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#111979 - 11/08/07 06:42 PM Re: A Word of Caution [Re: frenchy]
Hacksaw
Unregistered


If you want to pick up slack why not use a separate length of cord attached to the 'tree hugger' strap then use a prusik knot?

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#111982 - 11/08/07 06:45 PM Re: A Word of Caution [Re: ]
frenchy Offline
Veteran

Registered: 12/18/02
Posts: 1320
Loc: France
I'm not great with knots, but I think I understand your idea.
just to be sure :
- I need to use a smaller rope than the HH rope
- attach one end to the tree or tree hugger strap
- use a prussik knot on the other, on the HH rope

Right ?
have to try that next time I take my hammock out ..
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#111984 - 11/08/07 06:52 PM Re: A Word of Caution [Re: frenchy]
Hacksaw
Unregistered


Right. Use smaller diameter cord and make it into a loop using a fisherman knot. Make a prusik around the main line you want to bring the slack in on and hook the other end of the small cord to the tree strap (I don't know what these look like but I imagine worst case you'd need to buy a 'biner for it). With no load on the line pull the main line through the prusik until it's where you want. When you load the line the small cord with the prusik will take the load instead of the main line...fully adjustable!

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#111985 - 11/08/07 06:54 PM Re: A Word of Caution [Re: ]
Hikin_Jim Offline
Sheriff
Pooh-Bah

Registered: 10/12/07
Posts: 1804
Loc: Southern California
Originally Posted By: Hacksaw
If you want to pick up slack why not use a separate length of cord attached to the 'tree hugger' strap then use a prusik knot?


I kind of see where you're going with that. Interesting idea. I guess a Prussik would spread out the constriction, particularly if one were to use extra wraps in the Prussik. I'd have to try it. Under field conditions, with the kind of strain that a human body would put on the knot as one wriggles into the hammock, I'd be afraind that the Prussik would constict primarily at a single point, possibly leading to a failure of the type I described earlier.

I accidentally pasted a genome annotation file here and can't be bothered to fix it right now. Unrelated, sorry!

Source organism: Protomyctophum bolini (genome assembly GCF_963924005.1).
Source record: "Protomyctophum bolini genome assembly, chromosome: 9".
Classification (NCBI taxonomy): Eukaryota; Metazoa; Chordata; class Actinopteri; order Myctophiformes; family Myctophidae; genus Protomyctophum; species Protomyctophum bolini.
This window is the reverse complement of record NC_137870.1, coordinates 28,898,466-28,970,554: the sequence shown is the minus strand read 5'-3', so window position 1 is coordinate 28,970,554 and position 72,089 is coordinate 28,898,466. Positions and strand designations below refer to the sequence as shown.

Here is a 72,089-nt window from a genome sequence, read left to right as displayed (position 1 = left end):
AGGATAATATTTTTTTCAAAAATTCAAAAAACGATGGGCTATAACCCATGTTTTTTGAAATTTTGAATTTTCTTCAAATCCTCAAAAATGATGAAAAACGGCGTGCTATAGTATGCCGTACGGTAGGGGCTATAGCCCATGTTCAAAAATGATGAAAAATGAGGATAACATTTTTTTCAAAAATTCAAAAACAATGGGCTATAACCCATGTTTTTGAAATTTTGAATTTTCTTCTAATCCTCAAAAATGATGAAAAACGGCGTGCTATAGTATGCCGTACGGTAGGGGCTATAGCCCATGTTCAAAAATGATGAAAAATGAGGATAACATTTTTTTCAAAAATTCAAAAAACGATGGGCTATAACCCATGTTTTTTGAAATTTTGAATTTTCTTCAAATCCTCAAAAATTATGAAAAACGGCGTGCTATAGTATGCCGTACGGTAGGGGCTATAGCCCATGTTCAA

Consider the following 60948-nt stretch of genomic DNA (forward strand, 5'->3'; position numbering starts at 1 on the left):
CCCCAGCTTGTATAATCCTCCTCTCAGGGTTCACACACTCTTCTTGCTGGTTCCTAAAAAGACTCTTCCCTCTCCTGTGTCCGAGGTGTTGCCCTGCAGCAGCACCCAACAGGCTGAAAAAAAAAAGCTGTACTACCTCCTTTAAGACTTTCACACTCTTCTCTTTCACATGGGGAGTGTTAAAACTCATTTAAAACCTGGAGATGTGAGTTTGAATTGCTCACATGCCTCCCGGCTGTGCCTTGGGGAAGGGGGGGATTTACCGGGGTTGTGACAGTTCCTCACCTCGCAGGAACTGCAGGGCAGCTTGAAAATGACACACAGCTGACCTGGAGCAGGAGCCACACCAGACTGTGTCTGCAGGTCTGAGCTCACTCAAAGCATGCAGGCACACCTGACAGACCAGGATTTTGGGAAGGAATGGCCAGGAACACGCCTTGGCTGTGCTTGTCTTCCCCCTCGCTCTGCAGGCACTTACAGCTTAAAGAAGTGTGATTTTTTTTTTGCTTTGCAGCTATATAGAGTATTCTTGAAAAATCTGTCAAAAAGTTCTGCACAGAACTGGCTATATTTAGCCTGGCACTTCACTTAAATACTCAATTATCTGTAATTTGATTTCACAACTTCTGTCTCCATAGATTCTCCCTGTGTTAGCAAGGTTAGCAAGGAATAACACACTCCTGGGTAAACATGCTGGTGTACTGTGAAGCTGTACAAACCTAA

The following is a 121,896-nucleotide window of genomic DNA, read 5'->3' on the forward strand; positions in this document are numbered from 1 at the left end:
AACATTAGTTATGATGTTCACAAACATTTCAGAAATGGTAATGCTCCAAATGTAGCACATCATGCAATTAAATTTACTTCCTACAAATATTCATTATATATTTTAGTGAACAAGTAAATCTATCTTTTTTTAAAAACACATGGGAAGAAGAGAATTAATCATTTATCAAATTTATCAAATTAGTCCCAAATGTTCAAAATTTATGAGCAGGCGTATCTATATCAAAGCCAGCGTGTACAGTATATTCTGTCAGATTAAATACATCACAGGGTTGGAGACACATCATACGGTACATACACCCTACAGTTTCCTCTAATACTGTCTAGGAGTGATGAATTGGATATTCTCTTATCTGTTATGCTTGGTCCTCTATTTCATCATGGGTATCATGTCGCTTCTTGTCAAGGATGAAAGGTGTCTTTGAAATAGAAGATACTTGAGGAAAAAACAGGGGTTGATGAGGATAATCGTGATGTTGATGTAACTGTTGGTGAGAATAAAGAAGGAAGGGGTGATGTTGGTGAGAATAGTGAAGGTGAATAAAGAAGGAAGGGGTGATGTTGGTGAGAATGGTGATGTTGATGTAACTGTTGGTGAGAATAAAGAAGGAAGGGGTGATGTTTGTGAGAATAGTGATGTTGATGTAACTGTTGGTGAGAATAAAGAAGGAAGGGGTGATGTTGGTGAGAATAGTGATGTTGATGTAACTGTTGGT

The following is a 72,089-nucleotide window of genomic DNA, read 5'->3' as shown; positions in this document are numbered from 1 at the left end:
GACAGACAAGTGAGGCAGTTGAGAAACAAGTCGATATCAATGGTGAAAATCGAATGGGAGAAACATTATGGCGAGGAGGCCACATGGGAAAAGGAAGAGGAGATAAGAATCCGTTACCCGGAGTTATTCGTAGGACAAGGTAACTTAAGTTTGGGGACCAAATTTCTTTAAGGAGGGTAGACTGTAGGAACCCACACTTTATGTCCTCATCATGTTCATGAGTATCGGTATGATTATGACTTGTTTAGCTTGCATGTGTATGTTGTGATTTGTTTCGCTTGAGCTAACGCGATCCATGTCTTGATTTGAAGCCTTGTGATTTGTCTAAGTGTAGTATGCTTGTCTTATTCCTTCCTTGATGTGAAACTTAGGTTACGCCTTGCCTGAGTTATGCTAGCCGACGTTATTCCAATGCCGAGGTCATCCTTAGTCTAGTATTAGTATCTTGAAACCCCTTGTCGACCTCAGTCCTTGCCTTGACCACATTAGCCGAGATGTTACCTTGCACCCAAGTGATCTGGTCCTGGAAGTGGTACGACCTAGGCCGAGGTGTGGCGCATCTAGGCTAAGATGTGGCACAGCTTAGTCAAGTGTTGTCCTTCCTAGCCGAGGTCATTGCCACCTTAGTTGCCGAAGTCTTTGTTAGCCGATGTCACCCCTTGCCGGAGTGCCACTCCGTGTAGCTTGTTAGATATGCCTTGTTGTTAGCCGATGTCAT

Alternatively, one could replace the ridgeline with something less sensitive to constriction.
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#111987 - 11/08/07 07:28 PM Re: A Word of Caution [Re: Hikin_Jim]
Hacksaw
Unregistered


An interesting article about how knots effect break strength of ropes:

http://www.caves.org/section/vertical/nh/50/knotrope.html

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#111999 - 11/08/07 08:32 PM Re: A Word of Caution [Re: ]
Hikin_Jim Offline
Sheriff
Pooh-Bah

Registered: 10/12/07
Posts: 1804
Loc: Southern California
Interesting knot article! I had always heard that the butterfly knot reduced line strength the least. Nice to know it is actually true. Interesting to note that the figure eight knots they tested did almost as well. They did not however test the in-line figure eight knot.

I wonder if these data can be applied to the Hennesy Hammock lines though. They have that very specialized core. Hmm.

SLIGHTLY OFF TOPIC:
It appears that the sheet bends (single and double) really reduce the strength of a line.

The real surprise is that a bowline reduces the strength of a line so much. The bowline is such a widely used knot. A figure eight appears to be preferable.

The (single) fishermans knot is also a big loser, but the double fishermans turns out to be a pretty good knot. Interesting that there is such a great difference between the single fishermans knot and the double fishermans knot.